The security pact also raises concerns about how increased Chinese influence will impact the sovereignty and stability of the Solomon Islands. The agreement has been criticized as broad and vague. Others have commented on the lack of transparency and what that could portend about the agreement. Since its independence in 1978, the Solomon Islands has suffered from frequent domestic tensions that have erupted into unrest and riots, most recently in November 2021. This unrest was partly in protest of China’s increasing influence in the country. After the 2019 election of Prime Minister Sogavare, the Solomon Islands officially severed diplomatic ties with Taiwan in favor of Beijing. While Australia has historically occupied the role as the Solomon Islands’ primary economic and security partner, the country has increasingly inched closer to China economically through infrastructure deals and other economic agreements. Domestic and international critics of the PRC-Solomon Islands security pact not only fear that it would provide China with military inroads into the country and region, but also guarantee the Chinese protection of Sogavare and his government in the case of popular unrest. If the final agreement reads anything similar to the draft version, it effectively allows China to deploy law enforcement, paramilitary police, and the military on the beckoning of Sogavare to maintain civic order—something that could prove detrimental to the country’s sovereignty while providing Beijing with an increased security presence in the region.
The Solomon Islands occupies a key geostrategic position in the South Pacific. In fall of 1942, a destructive World War II battle was fought in the Solomon Islands between U.S. and Japanese forces. The President of neighboring Micronesia recently wrote to Prime Minister Sogavare expressing “deep concerns” about the agreement and reminding him of the history of great power competition in the region. Whether the security pact paves the way for a Chinese military base in the Solomon Islands remains unclear. But there is no misunderstanding Beijing’s aggressive foreign policy, which is designed to gain geostrategic ground in the Indo-Pacific—from Papua New Guinea to Sri Lanka—leading to growing concern for the United States and its allies. The Solomon Island sits on sea-lane routes that are critical to Australia for communications and shipping. A Chinese military presence in the country could significantly threaten Australia, New Zealand, and other Pacific nations’ national security, block critical shipping routes throughout the South Pacific, and allow for military intelligence activities against the U.S. and its allies.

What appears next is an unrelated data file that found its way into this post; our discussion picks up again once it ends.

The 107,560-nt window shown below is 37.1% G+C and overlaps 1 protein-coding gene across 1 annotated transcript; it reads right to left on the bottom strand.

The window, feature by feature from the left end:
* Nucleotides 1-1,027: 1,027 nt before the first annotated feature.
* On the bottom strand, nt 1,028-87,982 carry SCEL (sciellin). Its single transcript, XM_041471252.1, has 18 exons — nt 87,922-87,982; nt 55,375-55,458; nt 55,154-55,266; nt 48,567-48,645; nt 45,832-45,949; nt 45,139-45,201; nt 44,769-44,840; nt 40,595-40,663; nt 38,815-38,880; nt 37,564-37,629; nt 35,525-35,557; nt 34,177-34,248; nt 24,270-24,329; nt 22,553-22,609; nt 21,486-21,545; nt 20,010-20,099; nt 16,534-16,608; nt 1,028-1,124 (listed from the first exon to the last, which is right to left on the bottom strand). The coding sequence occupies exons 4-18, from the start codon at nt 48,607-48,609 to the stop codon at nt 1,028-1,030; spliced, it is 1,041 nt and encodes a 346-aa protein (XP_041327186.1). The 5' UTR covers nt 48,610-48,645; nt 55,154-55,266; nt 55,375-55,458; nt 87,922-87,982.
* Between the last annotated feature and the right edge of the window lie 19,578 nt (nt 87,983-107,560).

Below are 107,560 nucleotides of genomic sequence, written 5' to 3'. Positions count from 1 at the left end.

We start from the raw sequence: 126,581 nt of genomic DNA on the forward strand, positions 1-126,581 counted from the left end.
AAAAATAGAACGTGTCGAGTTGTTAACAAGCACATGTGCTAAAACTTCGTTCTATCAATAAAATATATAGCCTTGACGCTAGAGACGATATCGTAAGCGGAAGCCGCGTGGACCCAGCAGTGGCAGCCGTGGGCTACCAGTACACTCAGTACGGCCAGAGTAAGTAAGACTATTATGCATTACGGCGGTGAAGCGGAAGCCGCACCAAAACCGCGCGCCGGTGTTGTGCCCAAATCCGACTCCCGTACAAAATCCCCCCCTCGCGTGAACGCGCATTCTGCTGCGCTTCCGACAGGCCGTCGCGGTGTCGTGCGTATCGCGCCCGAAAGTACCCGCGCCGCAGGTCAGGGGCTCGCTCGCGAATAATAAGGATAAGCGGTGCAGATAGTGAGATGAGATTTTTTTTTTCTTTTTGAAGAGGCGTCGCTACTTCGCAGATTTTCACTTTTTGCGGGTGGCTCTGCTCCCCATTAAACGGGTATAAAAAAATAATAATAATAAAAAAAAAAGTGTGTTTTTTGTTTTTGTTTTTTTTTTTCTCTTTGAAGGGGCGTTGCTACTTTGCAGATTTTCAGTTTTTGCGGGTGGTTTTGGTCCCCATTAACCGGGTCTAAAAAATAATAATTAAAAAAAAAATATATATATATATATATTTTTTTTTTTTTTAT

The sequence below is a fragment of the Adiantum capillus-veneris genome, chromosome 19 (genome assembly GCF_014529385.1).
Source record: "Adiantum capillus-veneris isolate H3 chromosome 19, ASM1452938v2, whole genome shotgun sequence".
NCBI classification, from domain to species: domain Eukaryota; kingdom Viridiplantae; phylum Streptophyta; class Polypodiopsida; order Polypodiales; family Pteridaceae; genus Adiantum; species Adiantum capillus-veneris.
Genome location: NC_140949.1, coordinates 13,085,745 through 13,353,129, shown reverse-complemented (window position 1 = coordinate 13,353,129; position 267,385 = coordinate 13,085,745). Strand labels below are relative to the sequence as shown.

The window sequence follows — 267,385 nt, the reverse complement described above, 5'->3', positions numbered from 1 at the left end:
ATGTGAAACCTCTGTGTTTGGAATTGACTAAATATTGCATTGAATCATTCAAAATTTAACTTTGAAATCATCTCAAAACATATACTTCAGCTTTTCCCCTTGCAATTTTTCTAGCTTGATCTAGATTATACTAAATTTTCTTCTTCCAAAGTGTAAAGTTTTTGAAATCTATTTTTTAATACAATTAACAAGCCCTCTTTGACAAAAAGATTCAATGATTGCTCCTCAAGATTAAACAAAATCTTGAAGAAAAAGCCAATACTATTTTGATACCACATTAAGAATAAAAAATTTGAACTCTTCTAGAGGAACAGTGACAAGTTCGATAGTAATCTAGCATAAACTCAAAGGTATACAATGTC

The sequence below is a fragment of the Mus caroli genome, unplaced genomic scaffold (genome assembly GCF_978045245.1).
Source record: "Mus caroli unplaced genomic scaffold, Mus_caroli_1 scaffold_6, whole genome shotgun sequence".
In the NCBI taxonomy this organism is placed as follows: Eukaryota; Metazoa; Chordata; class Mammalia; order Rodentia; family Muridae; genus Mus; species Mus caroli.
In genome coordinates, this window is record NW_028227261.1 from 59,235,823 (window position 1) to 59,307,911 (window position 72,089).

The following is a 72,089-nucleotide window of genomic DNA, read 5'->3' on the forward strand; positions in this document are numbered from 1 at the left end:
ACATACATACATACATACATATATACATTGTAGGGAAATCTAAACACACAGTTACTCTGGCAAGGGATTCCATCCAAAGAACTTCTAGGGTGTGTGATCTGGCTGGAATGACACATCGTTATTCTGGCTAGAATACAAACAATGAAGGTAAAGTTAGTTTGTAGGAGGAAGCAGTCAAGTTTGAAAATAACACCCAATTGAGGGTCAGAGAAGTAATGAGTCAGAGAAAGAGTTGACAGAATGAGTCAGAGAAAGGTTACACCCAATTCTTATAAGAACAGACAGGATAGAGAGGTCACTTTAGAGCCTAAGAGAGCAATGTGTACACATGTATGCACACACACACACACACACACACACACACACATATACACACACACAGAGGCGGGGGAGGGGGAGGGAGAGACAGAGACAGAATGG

The PRC-Solomon Islands security pact is yet another example of how Beijing gradually increases its economic and security influence in the Indo-Pacific by targeting the elites of a country, while U.S. diplomacy and foreign policy falls short in any strategic gains or countermeasures. Experts have criticized the United States for its slow response in ramping up diplomatic and strategic engagements in the South Pacific. In February 2022, the U.S. announced that it will re-open an embassy in the Solomon Islands, which has been closed since 1993. This week, U.S. National Security Council Indo-Pacific Coordinator and Assistant Secretary of State for East Asian and Pacific Affairs are leading a delegation traveling to the Solomon Islands, in addition to Fiji and Papua New Guinea, for an unusual high-level visit. While these efforts indicate that Washington is clearly awakening to the potential gravity of China’s inroads in the South Pacific, it is imperative that U.S. foreign policy not be purely reactive to the actions of the PRC. One of the primary concerns of South Pacific nations is the threat of climate change. It is important that the United States creates sustainable, beneficial, and cooperative foreign policy mechanisms to address the security and economic concerns of allies and partners in the region, instead of framing policy purely through a lens of strategic competition with China.